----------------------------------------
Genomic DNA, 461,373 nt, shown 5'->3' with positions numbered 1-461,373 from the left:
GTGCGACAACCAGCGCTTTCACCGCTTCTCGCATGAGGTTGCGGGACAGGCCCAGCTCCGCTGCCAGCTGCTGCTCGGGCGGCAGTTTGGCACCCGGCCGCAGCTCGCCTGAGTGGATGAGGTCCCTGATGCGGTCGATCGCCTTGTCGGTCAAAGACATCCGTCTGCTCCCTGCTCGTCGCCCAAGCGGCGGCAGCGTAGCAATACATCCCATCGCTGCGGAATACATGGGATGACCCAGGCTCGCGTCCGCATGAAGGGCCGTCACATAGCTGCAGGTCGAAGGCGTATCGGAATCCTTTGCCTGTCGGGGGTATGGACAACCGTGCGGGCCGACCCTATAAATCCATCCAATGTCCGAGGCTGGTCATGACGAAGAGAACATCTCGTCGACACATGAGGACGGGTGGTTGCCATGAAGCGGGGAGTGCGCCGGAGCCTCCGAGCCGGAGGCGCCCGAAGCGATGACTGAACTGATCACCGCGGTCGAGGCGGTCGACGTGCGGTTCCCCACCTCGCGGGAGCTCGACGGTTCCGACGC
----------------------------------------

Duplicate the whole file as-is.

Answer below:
Genomic DNA, 461,373 nt, shown 5'->3' with positions numbered 1-461,373 from the left:
GTGCGACAACCAGCGCTTTCACCGCTTCTCGCATGAGGTTGCGGGACAGGCCCAGCTCCGCTGCCAGCTGCTGCTCGGGCGGCAGTTTGGCACCCGGCCGCAGCTCGCCTGAGTGGATGAGGTCCCTGATGCGGTCGATCGCCTTGTCGGTCAAAGACATCCGTCTGCTCCCTGCTCGTCGCCCAAGCGGCGGCAGCGTAGCAATACATCCCATCGCTGCGGAATACATGGGATGACCCAGGCTCGCGTCCGCATGAAGGGCCGTCACATAGCTGCAGGTCGAAGGCGTATCGGAATCCTTTGCCTGTCGGGGGTATGGACAACCGTGCGGGCCGACCCTATAAATCCATCCAATGTCCGAGGCTGGTCATGACGAAGAGAACATCTCGTCGACACATGAGGACGGGTGGTTGCCATGAAGCGGGGAGTGCGCCGGAGCCTCCGAGCCGGAGGCGCCCGAAGCGATGACTGAACTGATCACCGCGGTCGAGGCGGTCGACGTGCGGTTCCCCACCTCGCGGGAGCTCGACGGTTCCGACGC